In case the parties reach to an amicable solution, then it would have the same effect and status as an arbitral award sub-section (4) of Section 30 of the Arbitration and Conciliation Act, 1996.
  • Pre-litigation Mediation and Privacy Policy

    Privacy in a pre-litigation mediation can be formulated in two forms:
    • The first form comes when it is preserved when the suit is not filed in court because if filed, it becomes a matter of public record.
    • The second form comes during the process of mediation as the most important feature of such alternate method is its confidentiality.

      When a dispute is being heard in pre-litigation mediation, then it has not been filed with the courts, which means that the information of the lawsuit and parties are not made public. One of the major objectives of such commercial matters to be referred to the pre-mediation litigation are to preserve the reputation and goodwill of the parties they hold to avoid unnecessary scrutiny. In case of the matter being heard in the classical forum of litigation, where all the phases of a trial and evidence presented to be available to the public, privacy may be a strong incentive for disputing parties to enter the mediation process early during a legal dispute.

      Confidentiality is one among the best benefits of mediation, and this benefit is intensified through the utilization of pre-litigation mediation. A harmonious settlement can only be reached if the parties are comfortable in revealing all the sensitive information to the mediator without any fear of such information being leaked. Confidentiality in mediation is vital to assist the parties to candidly and thoroughly discuss all possible outcomes of settlement. The knowledge that an off-the-cuff, honest, and confidential discussion can happen with the mediator adds to the speed and success of mediation.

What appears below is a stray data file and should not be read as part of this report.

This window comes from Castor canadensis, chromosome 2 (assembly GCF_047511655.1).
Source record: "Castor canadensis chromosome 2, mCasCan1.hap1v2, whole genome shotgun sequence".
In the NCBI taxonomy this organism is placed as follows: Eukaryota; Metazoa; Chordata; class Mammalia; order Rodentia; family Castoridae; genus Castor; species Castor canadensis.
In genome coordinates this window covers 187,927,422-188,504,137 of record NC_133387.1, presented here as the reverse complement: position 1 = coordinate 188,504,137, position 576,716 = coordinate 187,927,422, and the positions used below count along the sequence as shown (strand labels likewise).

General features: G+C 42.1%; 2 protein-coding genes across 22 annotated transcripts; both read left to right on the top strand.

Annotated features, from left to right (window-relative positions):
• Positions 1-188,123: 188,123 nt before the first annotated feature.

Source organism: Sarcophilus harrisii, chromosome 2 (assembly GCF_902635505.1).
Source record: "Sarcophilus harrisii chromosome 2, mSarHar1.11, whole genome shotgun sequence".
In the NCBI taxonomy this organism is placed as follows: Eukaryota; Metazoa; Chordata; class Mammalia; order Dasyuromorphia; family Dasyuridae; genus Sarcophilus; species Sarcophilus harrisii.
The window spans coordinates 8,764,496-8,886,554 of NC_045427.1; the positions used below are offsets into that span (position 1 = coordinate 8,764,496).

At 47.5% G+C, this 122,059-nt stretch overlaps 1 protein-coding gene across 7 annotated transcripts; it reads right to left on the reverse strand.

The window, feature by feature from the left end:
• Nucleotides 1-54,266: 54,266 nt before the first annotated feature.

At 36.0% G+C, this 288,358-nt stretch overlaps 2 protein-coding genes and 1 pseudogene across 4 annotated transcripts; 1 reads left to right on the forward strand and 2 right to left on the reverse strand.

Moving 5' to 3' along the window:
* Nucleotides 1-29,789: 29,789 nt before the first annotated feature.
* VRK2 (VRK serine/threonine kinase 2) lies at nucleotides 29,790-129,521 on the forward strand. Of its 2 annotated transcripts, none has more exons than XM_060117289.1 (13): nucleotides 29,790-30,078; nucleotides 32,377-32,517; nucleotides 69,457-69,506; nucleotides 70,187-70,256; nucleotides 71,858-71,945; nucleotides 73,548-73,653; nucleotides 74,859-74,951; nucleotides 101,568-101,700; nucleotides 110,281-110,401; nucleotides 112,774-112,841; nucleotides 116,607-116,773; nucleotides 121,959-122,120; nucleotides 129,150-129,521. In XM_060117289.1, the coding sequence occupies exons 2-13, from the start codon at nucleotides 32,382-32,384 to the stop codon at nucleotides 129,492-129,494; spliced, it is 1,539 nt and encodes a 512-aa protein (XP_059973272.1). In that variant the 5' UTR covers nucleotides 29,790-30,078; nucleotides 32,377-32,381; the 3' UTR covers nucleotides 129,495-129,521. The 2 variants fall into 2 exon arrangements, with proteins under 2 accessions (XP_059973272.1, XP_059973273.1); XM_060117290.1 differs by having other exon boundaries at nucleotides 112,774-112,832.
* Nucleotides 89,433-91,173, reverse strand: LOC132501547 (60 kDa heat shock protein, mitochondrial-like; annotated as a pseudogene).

The Supreme Court of California reaffirmed the confidentiality of all mediation communications when it ruled on Foxgate Homeowners� Association v. Bramalea California, Inc.[5] This decision upheld sweeping protection for the confidentiality of mediation. In doing so, however, the court recognized that a mediator�s independent role "is also of paramount importance and will not be compromised".
  • Key Highlights of the Rules are as follows:

    Initiation of mediation process
    1. A party to a commercial dispute needs to make an application to the Authority and the Administration shall, having regard to territorial and pecuniary jurisdiction and nature of commercial dispute, issue notice, to the opposite party to appear and give consent for the participation in the pre-mediation process within ten days from the issue of such notice.
    2. In case no reply is obtained by the opposite party then the Authority shall issue final notice as specified above.
    3. Where opposite party, after receiving the notice seeks for an extension to appear for such mediation proceedings, the authority may fix an alternate date which shall not be later than 10 days from the date of such request receipt.
    4. Where opposite party fails to appear on fixed date fixed, the Authority shall treat the mediation process to be a non-starter and make report endorse the same to both the parties.
    5. Where both parties appear and give consent to participate in the mediation process, the Administration shall designate the commercial dispute to a Mediator and fix a date for appearance before the said Mediator.
    6. The Authority shall make sure that the mediation process is completed within 3 months from receipt of application for pre-institution mediation with an extension for a period of two months only on the consent of both the parties.
  • Procedure for Initiating Pre-Institution Mediation

    The following procedure has to be followed while conducting mediation:

    1. Right after the commencement of mediation, the Mediator shall briefly explain the procedure of mediation to the parties. The date and time of each mediation sitting should be fixed by Mediator after consultation with the parties.
    2. The Mediator may during the course of mediation hold meeting with the parties separately or jointly to have a better understanding of the issues;
    3. The applicant or the opposite party may put forth their settlement proposals to the Mediator in private caucus with the clear instruction as to which part of the proposal are to be disclosed to the other party.
    4. Parties can also exchange settlement proposals with each other during mediation sitting either orally or in writing;
    5. During the mediation process, it is the duty of the Mediator to maintain confidentiality of discussions made in private caucus with each party and only the facts which a party permits can be disclosed with other party;
    6. Once both parties reach to a harmonious settlement, same shall be reduced in writing by Mediator and signed by the parties and;